Observe how what was a seamless flow of events is segmented by these punctuations.

Words are the real punctuation marks!

Now wonder how your experience is segmented by an abstraction… ‘Democracy’, say, or ‘love’… How exactly do such abstractions relate to experience? What segment of it do they represent? If you are anything like me, which I am assuming (maybe rashly) you are, things become pretty vague at this point…

The abstractions—ambition, anger, fear, love, excitement, enthusiasm, energy, intention, attitude, consolation, desire—are just labels, conventional signs for what we single out for special attention from all the neutral neural activity in our heads.

Abstractions have no meaning in themselves; they do represent some kind of potential human behaviour but the immediate set of sensations, feelings, attitudes slips out of reach when you try to pin a label on it. Abstractions are slippery customers. They may single something out from the flux of events but in themselves, though words & theories are piled up on them, they fail to describe anything.

Abstractions fall into ANWhitehead’s category ‘the fallacy of misplaced concreteness’ or they come under the heading of ‘reification’—they have us imagine that they represent things. We crave thinginess, the concrete… Things we imagine we can manage. We are all fixed at Piaget’s stage of ‘concrete operations’ which is supposed to have ended when we were around the age of 11.

Uncertainty about how to Proceed Now

Something called ‘uncertainty’ can persist over time and therefore seem real enough. I am in a state of ‘uncertainty’ as I write these words now. My neural connections are all to cock in some way or the other; I’m not sure which way to go; I have a vague idea where I want to go and I know where I want to finish up, you may be pleased to know. Something you could call ‘persistence’ keeps me at it; I have a ‘drive’ to get somewhere with this bit of writing. But ‘uncertainty’, ‘persistence’ and ‘drive’, being abstractions are not something I ‘have’.

What do I have?

Well, there is a kind of unity of sensation; it persists but the label has fallen off. I don’t know how to describe it. I could say that inside me there’s a ‘struggle’ going on, but that’s just a metaphor, a way of speaking.

The unity of sensation is held together for the moment in a temporal sequence and by the space in which I’ve been working; I am aware of a  ‘self’ but I remind it that it is just ‘a reification of an improperly delimited part of a much larger system of interlocking processes that reaches from here to the stars & back…’

There’s a unity of effort, maybe, but the cat comes in and throws herself down in front of the log-fire. Any unity that there was is busted apart as I notice not what’s been going on for me but stop to watch her rolling around which gives me as much pleasure as it seems to do when I project it on to her tortoiseshell furry self.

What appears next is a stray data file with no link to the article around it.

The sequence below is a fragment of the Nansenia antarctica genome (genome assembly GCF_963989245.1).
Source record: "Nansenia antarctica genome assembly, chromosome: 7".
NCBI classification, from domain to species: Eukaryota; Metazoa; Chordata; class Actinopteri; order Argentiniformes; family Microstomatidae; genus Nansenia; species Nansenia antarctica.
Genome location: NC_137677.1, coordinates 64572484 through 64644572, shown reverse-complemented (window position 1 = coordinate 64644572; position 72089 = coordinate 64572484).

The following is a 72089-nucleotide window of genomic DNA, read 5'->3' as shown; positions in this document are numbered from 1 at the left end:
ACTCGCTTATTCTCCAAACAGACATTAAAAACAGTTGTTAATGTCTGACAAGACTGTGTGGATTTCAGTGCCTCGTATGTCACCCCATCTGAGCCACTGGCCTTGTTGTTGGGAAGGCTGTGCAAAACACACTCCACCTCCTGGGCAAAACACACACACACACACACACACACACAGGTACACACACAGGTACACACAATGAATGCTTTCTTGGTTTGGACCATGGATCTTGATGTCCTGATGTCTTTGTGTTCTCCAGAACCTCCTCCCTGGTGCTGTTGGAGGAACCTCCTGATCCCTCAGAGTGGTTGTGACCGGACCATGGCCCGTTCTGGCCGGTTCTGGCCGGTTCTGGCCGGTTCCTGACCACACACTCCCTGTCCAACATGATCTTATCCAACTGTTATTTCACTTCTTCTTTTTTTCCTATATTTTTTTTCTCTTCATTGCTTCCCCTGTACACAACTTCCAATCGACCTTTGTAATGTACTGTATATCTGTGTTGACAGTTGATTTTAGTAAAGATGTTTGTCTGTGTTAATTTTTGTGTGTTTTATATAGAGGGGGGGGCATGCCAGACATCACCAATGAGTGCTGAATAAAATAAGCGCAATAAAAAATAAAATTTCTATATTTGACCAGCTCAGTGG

‘When I play with my cat,’ asks Montaigne, ‘who knows if I am not a pastime to her more than she is to me?’

It’s absurd that we take what we imagine to be a relationship between ‘self’ and environment to be about what we call ‘feelings’. Says Gregory Bateson: ‘It is unfortunate that these abstractions referring to patterns of relationship have received names which are usually handled in ways that assume that the ‘feelings’ are mainly characterised by quantity rather than by precise pattern. This is one of the nonsensical contributions of psychology to a distorted epistemology…’ When we give ‘feelings’ names they appear to be things when, if anything, they are just ‘transforms’, significations of the way we transform patterns of relationship into something else.

Pursuing the concept of abstraction, Bateson says that the question to ask is ‘What circumstances promote that specific , habitual, phrasing of the universe… which we call ‘responsibility’, ‘constructiveness’, ‘energy’, ‘passivity’, ‘dominance’ and all the rest. All these abstract qualities… can be seen as various habits of punctuating the stream of experience so that it [seems to] take on one or another sort of coherence or sense…’

What is the Way Out of the Quagmire of Abstraction?

We have tied our cognitive processes to one way of thinking; as soon as we do that we abandon the precious ability to think in new ways; it becomes comfortable and comforting to abandon ourselves to abstractions, for instance, and it’s irksome to be asked to shift into a different gear.

In the category ‘nouns’ we are familiar with the term ‘common noun’—any object you might see lying around you, pencil, book, paper, magnifying glass and so on—and we are familiar with the term ‘proper nouns’—the names of people & places, recognisable by an upper case initial letter. We ought to propose another division to be named ‘improper nouns’ because they bear no relation to ‘reality’—ambition, anger, fear, love, excitement, enthusiasm, energy, intention, attitude, consolation, desire and so on.

How to Unpick Improper Nouns

Let’s go back to the abstraction ‘uncertainty’ = the part of us that is not sure where to go next. A few paragraphs back I described myself as being in a state of ‘uncertainty’ but it is inaccurate to describe my self, my entire self, as being in a singular ‘state’ (abstraction) of ‘uncertainty’. Only a small part of me was uncertain—about what sense I was making, about what to write next in order to clarify things; other parts of me were not at all uncertain—about noticing that the sun had set while I was writing, about the something inside me that was feeling hungry, about the fact that tomorrow is another day, about knowing quite clearly where I was going to end up with this piece of writing, and so on.